Today’s guest post comes from Barefoot Boomer. Boomer is a career Army officer and strategist. He is also a historian with an emphasis in American and German military history. The content and opinions of this article are the author’s only and do not reflect the opinions of the United States Army or the Department of Defense.
The generation of Americans who fought the Nazis from 1941 to 1945, dubbed the Greatest Generation by journalist Tom Brokaw, is disappearing at an exponential rate. However, seventy years after they fought in World War II, the same ideology they defeated is rising again. This time, here in America. While there have always been white supremacists and American Nazi sympathizers, this current election year has been showcases rather than condemns these groups and individuals. The acceptance and proliferation of National Socialist ideas by party followers of one Presidential Candidate – and his refusal to disavow them – dishonors the men and women who fought to rid the world of it.
The 2016 Presidential race has become one of the most virulently racist and bigoted in American history. Donald Trump, the Republican Party’s nominee, has proven to be a lightning rod for racists, neo-Nazis, neo-Confederates, Islamophobes, and anti-Semites who have, historically, been ostracized and marginalized. We have always been a nation of the middle way, swaying a bit right or left, yet always course-correcting back to the center. Those ensconced on the fringes were seen as too extreme and out of touch with the norm. Not so anymore. Today they have come out of the shadows and moved into the mainstream of media and public attention. And because of this, they are now becoming part of the face of the Republican party – something that most Republicans would probably decry.
As we see memes and pictures of Nazi-inspired (or real Nazi) propaganda flash across social media or people espousing the hate and bigoted ideals of the Third Reich, the question we have to ask ourselves is, “What would the generation who fought the original Nazis, the Greatest Generation, our grandfathers and great grandfathers, think of it?”
Americans have dealt with Nazis before, both abroad and at home. The rise of National Socialism in 1930’s Germany wasn’t seen as much of a threat to Americans in those days. A majority of Americans would have considered themselves isolationists, not wanting to get involved in the internal affairs of other nations. There was much too much to deal with at home with the Great Depression and labor issues. The Great Depression itself was first and foremost in most people’s minds at the time. Not having food, money, a job, or a future weighed heavily on them.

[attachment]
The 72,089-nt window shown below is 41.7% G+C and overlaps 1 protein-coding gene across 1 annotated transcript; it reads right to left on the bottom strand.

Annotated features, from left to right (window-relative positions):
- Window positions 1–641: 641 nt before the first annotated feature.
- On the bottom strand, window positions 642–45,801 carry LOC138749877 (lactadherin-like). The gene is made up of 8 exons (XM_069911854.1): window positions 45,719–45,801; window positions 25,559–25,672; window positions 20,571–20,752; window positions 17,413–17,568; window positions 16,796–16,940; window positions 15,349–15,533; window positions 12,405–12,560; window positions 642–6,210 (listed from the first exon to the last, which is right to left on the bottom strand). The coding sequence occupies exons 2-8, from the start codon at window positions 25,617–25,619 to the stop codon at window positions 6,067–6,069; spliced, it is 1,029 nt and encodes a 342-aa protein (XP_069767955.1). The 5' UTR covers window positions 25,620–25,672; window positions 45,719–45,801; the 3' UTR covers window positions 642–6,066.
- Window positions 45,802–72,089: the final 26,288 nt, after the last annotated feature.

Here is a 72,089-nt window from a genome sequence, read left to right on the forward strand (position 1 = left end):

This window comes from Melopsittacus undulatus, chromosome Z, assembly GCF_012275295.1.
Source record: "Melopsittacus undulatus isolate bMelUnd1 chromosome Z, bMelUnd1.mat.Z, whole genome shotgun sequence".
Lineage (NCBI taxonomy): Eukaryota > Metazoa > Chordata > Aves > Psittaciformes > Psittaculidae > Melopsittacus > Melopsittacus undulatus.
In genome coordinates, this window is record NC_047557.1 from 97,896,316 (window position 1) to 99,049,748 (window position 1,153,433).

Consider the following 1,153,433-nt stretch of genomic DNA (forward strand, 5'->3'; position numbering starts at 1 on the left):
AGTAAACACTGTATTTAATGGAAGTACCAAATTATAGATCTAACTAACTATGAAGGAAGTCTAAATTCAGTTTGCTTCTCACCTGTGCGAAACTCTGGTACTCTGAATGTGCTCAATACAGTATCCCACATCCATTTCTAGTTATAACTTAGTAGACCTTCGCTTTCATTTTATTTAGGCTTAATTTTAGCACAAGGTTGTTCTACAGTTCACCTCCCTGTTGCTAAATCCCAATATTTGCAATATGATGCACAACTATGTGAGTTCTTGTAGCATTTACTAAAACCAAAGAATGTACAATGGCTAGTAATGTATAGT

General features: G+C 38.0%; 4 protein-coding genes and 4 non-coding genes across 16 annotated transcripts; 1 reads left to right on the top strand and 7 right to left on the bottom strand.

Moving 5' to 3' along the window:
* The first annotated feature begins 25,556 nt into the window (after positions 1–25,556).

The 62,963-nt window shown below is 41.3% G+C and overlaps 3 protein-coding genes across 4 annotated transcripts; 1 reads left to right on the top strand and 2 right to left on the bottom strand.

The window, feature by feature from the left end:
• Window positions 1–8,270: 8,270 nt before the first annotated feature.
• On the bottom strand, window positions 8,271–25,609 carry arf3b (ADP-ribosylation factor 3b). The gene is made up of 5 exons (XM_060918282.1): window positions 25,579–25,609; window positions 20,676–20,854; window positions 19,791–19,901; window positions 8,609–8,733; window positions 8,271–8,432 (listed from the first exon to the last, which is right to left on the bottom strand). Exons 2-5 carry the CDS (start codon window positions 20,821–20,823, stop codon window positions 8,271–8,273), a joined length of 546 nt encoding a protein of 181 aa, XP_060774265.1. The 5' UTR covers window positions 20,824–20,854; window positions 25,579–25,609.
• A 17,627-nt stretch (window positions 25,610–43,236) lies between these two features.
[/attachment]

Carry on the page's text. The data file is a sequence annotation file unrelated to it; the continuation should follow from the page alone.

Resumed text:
There was also a growing curiosity about National Socialism. Just as there had been after the Russian Revolution at the end of World War I, the draw of the new politics of Germany swayed some Americans – especially those with German ancestry – to become Nazis themselves. The German American Bund, an American offshoot of the National Socialists in Germany, grew in prominence during the late 1930’s out of previous pro-Germany organizations and established itself as a voice for Nazism inside the United States.
But as the decade rolled on, the German American Bund lost its influence and National Socialism lost its luster. German expansion in Europe and the overt racist, anti-Semitic rhetoric of the Bund scared away many German Americans and angered Americans in general. Most came to see the Bund as a proxy for Nazism in America and the organization lost influence and a semblance of patriotism it might have had.
After the Japanese attack on Pearl Harbor and Germany declaring war on the United States, the support America was giving the Allies became more than just materiel. Millions of men – and women – enlisted in the military to go fight the Germans, just like their dads did a couple decades before. But this fight was more existential than 1917; this was about freedom versus totalitarianism, protecting American democracy from the evils of Nazism. Eventually, millions of American G.I.s fought in Europe and hundreds of thousands were killed and wounded. Their sacrifice has always been celebrated by a grateful nation and by the people they freed from oppression.